History of the 1947-1956 AC 2-Litre
AC is best known these days from its association with Carroll Shelby and the remarkable Cobra he developed from the company's excellent Ace roadster, but the story of the Auto-Carrier company goes back to the dawn of the Motoring Age in Britain, making its fortune through a three-wheeled delivery vehicle introduced in 1904, a vehicle that eventually developed into the charming Sociable. When S.F. Edge, formerly of Napier, un-retired himself in 1919 and joined the firm, it began a 20-year period of considerable success with light sports cars.
Thomas Gillette in a 2-liter roadster set a 24-hour record at Montlhery of 82.58 mph in 1925, while the Hon. Victor Bruce entered his AC in the 1925 Monte Carlo Rally - the first British car to do so. He won the event in 1926, and his wife Mildred placed sixth in 1927 in her own AC.
Throughout the 1930s, AC was a force to be reckoned with in competition, but when the company switched back from war work in 1945 they needed a new model. The result was the 2-Litre sedan introduced in 1947. Amazingly, it was powered by John Weller's 76 bhp, 1991 cc SOHC six-cylinder engine that had first seen the light of day in 1922, and would be an option in the Ace roadster until 1963.
The car was very much a prewar automobile in its design, with aluminum body over an ash frame, solid axles at both ends, hydraulic brakes up front and mechanical brakes in the rear. It was light and airy, however, with a rather upright vee-windshield, a big greenhouse and very nicely finished with a leather interior. A two-door sedan was offered first, then a rare drophead coupe in 1949. Only 20 were built.
A Buckland tourer was offered from 1949-54, some with windup windows, and a four-door sedan added to the line in 1952. In all 1,293 2-Litres were built in all body styles. They combined an 80 mph top speed with a 0-60 figure of 14 seconds and a rather hard ride. Long-term ownership seems to have been the norm and the survival rate is respectable.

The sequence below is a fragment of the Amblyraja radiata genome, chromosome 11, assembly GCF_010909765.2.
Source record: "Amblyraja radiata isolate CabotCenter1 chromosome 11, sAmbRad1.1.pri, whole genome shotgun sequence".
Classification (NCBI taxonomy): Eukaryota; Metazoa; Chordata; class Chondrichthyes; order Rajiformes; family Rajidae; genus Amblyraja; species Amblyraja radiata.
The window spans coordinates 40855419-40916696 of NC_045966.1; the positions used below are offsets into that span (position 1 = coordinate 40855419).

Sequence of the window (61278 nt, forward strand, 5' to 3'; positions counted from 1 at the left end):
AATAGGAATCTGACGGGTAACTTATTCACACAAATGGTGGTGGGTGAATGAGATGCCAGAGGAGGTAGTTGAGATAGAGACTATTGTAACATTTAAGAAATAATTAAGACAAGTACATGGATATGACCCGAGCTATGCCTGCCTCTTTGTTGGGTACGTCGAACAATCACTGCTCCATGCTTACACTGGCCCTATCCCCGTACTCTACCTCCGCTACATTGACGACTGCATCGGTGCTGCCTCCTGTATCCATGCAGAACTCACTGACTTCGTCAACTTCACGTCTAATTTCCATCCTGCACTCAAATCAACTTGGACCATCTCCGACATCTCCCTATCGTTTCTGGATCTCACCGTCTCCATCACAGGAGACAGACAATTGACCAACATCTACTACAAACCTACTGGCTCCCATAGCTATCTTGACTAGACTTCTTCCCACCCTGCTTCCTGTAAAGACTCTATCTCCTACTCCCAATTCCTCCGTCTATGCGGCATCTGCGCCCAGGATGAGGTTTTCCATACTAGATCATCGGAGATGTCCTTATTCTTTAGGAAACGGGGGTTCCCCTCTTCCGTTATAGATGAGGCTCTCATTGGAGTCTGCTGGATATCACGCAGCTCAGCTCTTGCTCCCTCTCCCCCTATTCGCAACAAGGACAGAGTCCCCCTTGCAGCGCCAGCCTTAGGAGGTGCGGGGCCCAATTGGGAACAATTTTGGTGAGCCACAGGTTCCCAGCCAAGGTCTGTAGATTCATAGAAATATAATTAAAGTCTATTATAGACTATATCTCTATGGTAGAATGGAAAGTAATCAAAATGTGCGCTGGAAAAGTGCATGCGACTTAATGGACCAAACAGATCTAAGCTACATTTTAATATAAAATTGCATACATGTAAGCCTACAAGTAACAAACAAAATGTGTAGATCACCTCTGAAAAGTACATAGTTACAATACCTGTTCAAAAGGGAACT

The production of all AC sedans was halted in 1956, as the company concentrated on its very successful Ace roadster, which could also be ordered with the old BMW-designed, Bristol-built six-cylinder engine. When that was retired in 1963, the 260 cubic inch lightweight Ford V-8 took its place, and the Cobra was born.
1951 AC 2-Litre Info
2dr Drophead Coupe
6-cyl. 1991cc/75hp 3x1bb
Rare once in a lifetime opportunity to own a AC car.
Built by the same coach building company that supplied Carroll Shelby the body for the AC Cobra.It is a 1951 AC Saloon 2 door coupe.All aluminum body with a wood inner support. 100% original untouched barn find in amazing condition.She has 48000 actual miles,Right hand drive,Leather interior soft as a bomber jacket,and as thick. 2.0 liter motor with 3 weber carbs,same motor originally in the 1St car body caroll Shelby converted to a cobra with the 289.
Just acquired after being sealed in a shipping container for 20 plus years after the death of the previous owner. Prior to that it was stored in his garage.
It hasn't had anything done to it after being removed it still sports all its dirt and grease from the years of storage. The car runs and drives and has 41000 miles on it.
This car is a true time capsule from England and is in the condition of a 10 year old car. One has to see it to believe it.
Supercharged AK Cobra
This stunning AK Cobra was SVA/IVA Registered 2012
It has only covered 5300 miles since
Finished in stunning blue with white lemans stripes and roundels .